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Standards Opinion

How ‘High Standards’ Are Like ‘7-Minute Abs’

By Rick Hess — April 05, 2016 3 min read
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Last week, my friend and colleague Nat Malkus penned a smart piece over at U.S. News pointing out that, compared to other nations, Americans seem to have an exaggerated sense of our skills and knowledge. In discussing possible remedies, he touched on the role of higher academic standards. Like Nat, I’ll avoid wading into the whole Common Core imbroglio. I will just say, though, that I’ve never really been able to get on board the high standards train. It’s not that I’m opposed to “high standards.” It’s more that the whole exercise often winds up stifling any serious discussion about what students need to know or why they need to know it.

Let me try to put it another way. My take should be pretty intuitive for anyone who recalls the “7-Minute Abs” routine from the 1990s Ben Stiller-Cameron Diaz movie There’s Something About Mary. In an iconic scene, Ben Stiller’s Ted is driving down to Florida to find Cameron Diaz’s Mary. Along the way, Ted stops and picks up a crazed hitchhiker who’s lugging a duffel bag. At some point, while they’re tooling along, the hitchhiker looks over at Ted:

Hitchhiker: You heard of this thing, the 8-Minute Abs?
Ted: Yeah, sure, 8-Minute Abs. The exercise video.
Hitchhiker: Yeah, this is going to blow that right out of the water. Listen to this: 7 Minute Abs . . . Think about it. You walk into a video store, you see 8-Minute Abs sitting there, there’s 7-Minute Abs right beside it. Which one are you going to pick, man?
Ted: I’d go for the 7.
Hitchhiker: Bingo, man, bingo. 7-Minute Abs. And we guarantee just as good a workout as the 8-minute folk.
Ted: You guarantee it? How do you do that?
Hitchhiker: If you’re not happy with the first 7 minutes, we’re going to send you the extra minute free.
Ted: That’s good. Unless, of course, somebody comes up with 6-Minute Abs. Then you’re in trouble, huh?
Hitchhiker: No! No, no, not 6! That’s crazy! Nobody’s coming up with 6. Who works out in 6 minutes?

I can’t begin to count the number of times I’ve been told that our standards have been “too low” and that the proposed standards are better, higher, and more rigorous. Yet every time I hear all this, I think of the crazy guy pushing his 7-minute abs. After all, when I voice concerns that this or that “high” standard is unhelpfully ambitious or otherwise out-of-whack, the advocates shake their heads and just insist, “Our new standards are so much better than those old ones” (sounding a bit like Donald Trump, come to think of it).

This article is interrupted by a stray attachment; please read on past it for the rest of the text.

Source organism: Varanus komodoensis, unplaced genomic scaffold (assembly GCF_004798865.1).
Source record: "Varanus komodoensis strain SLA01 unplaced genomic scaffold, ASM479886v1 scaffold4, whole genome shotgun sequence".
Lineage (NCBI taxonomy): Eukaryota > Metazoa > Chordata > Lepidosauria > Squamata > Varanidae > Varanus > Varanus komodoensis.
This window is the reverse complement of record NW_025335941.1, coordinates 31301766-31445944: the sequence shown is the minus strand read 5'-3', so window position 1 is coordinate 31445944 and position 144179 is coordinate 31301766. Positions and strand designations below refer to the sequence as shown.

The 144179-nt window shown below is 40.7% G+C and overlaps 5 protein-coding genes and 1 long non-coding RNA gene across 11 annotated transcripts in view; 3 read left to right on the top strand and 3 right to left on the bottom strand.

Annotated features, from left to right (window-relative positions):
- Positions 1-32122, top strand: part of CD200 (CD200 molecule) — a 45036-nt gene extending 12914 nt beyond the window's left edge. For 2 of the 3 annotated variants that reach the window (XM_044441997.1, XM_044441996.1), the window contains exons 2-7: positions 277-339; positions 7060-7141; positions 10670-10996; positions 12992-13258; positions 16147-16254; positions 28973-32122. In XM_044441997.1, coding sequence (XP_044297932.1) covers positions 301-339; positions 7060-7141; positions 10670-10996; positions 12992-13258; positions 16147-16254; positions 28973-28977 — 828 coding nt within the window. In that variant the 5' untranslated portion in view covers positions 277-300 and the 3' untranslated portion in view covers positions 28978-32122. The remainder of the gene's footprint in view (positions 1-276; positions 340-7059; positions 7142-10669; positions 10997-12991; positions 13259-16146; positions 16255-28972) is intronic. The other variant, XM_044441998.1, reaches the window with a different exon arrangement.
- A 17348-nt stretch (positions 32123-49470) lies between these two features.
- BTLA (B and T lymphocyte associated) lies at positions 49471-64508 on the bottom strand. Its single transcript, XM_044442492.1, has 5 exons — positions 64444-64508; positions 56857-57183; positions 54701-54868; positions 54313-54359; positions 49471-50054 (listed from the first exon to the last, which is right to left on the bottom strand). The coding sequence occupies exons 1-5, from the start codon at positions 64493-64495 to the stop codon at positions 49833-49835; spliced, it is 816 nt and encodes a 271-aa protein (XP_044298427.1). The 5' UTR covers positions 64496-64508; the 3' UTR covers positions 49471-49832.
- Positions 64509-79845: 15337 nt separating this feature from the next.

Sometimes I ask, “Okay, but why aren’t we shooting higher still? How come we’re not requiring that kids master calculus by the end of fifth grade? How come we’re not asking students to be able to deconstruct Proust by the end of eighth?” The response is always, “Be serious.” They’ll tell me that expecting that kindergarteners be able to count to 10 or 20 wasn’t rigorous enough but expecting them to count to 100 is (as per the Common Core). When I ask why they shouldn’t be able to count to 500 instead, the same champions of high standards look at me and sputter, “Six-minute abs? That’s crazy!” In other words, 7-minute abs are brilliant—but 6-minute abs is nuts.

Crafting standards is a matter of judgment, not one of scientific precision. Case in point: even the champions of “high standards” don’t actually want the “highest” standards. What they want are the standards they’re currently promoting, which they think are . . . just right. These advocates tend to be staggeringly confident in their judgment on all this, even the ones who have never taught, designed or studied curricula or standards.

For what it’s worth, I think that it’s tough to objectively compare the “rigor” of various standards or to know when a standard is impractical rather than demanding. I’m okay with advocates who believe that a certain set of standards gets it just right. I just wish they were a little less insistent that everyone else agree with them.

The opinions expressed in Rick Hess Straight Up are strictly those of the author(s) and do not reflect the opinions or endorsement of Editorial Projects in Education, or any of its publications.